Composition is undoubtedly a key element of photography. While many of you have a natural knack for seeing subjects in the best possible way, others may struggle in this area. There are no hard and fast rules. If, however, you are looking for help with composition, there are several tips to help guide you in the right direction.
Ultimately, composition is about making a pleasing image and since that is essentially about personal taste, these guidelines should be taken with a grain of salt.
Once you become more familiar with the basics of composition they will soon become second nature - then you can go ahead and break the rules.
What follows is an outline of the compositional elements I like to keep in mind when composing my image.
Balance refers to the visual play between positive and negative space. Positive space is that part of your image in which there are things, objects, your subject, etc. Negative space is the empty space that surrounds everything else. Negative space is just as important as positive space. Negative space accentuates and highlights the positive elements in your image. Without adequate negative space your image will feel crowded. You will know if the balance is off in an image - it will feel lop-sided. When the balance is right an image feels properly weighted.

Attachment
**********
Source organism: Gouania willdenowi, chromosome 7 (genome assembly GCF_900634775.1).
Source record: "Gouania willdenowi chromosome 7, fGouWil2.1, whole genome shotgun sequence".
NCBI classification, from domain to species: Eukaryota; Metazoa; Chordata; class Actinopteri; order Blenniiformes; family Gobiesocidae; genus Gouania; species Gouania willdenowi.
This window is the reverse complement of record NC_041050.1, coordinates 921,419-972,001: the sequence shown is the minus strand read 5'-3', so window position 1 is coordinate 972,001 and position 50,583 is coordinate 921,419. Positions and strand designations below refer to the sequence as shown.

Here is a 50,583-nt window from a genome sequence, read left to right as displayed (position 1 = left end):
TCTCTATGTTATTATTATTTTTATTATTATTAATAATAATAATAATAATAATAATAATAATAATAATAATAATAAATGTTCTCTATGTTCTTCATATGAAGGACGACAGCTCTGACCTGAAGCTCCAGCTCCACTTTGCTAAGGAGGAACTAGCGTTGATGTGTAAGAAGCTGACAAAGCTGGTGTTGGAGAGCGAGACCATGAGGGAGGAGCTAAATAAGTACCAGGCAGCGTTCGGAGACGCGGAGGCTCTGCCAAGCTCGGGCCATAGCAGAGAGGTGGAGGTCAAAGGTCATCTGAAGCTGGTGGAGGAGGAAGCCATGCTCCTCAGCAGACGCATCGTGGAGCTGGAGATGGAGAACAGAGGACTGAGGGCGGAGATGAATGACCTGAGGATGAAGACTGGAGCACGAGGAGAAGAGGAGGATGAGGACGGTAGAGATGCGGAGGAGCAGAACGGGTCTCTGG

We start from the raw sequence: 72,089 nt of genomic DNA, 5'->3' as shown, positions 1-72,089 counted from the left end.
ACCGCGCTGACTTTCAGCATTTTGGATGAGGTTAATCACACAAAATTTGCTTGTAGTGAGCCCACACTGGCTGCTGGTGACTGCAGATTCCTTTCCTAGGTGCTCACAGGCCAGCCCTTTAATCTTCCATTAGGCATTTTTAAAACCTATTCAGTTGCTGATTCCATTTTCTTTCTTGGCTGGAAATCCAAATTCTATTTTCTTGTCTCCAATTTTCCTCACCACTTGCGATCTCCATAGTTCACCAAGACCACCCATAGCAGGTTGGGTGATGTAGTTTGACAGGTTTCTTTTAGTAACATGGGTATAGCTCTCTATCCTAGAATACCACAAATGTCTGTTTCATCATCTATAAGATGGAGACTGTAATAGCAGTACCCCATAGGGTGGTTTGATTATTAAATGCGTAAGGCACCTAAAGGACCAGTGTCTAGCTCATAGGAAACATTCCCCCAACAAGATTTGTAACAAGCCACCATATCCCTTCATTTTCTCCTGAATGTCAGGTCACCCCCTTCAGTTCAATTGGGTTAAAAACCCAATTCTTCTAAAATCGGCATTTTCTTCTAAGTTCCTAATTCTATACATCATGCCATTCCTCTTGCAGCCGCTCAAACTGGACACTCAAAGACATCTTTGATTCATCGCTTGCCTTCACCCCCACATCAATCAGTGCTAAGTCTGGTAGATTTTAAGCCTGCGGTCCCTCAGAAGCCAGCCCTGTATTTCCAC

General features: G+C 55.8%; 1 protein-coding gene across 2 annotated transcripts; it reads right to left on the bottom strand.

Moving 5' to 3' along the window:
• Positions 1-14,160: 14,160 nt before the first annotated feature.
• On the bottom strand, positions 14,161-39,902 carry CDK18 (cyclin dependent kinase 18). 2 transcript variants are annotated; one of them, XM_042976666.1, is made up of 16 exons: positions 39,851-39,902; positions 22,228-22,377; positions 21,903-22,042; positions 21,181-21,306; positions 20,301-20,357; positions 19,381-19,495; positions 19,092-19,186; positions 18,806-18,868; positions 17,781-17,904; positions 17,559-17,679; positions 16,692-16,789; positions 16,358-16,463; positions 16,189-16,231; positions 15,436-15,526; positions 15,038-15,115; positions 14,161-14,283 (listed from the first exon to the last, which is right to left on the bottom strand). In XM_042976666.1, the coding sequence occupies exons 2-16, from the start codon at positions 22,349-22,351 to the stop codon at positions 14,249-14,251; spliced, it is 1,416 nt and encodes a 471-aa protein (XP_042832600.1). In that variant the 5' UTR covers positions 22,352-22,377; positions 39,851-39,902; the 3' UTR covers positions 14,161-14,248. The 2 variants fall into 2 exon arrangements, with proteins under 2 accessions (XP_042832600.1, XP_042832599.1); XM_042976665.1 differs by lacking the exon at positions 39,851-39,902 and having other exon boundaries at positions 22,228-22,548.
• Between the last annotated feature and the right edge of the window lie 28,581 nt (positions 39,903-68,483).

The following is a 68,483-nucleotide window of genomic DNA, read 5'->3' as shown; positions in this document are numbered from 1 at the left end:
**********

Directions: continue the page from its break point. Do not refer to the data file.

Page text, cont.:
Point of View
Use your feet. Walk around. Shoot from the hip and shoot from all sides. Don't be afraid to move forward, backward or side to side in order to better frame your subject. In fact, deliberately move around and shoot your subject from different angles, levels and distances, even if you think you've already found the best view. Try standing up on a chair or even up on your counter in order to shoot straight down. An overhead view is great if that view serves your subject best. Some subjects look stunning in aerial view, particularly those with strong geometric shapes. A round cake with a slice or two missing looks great from directly over top.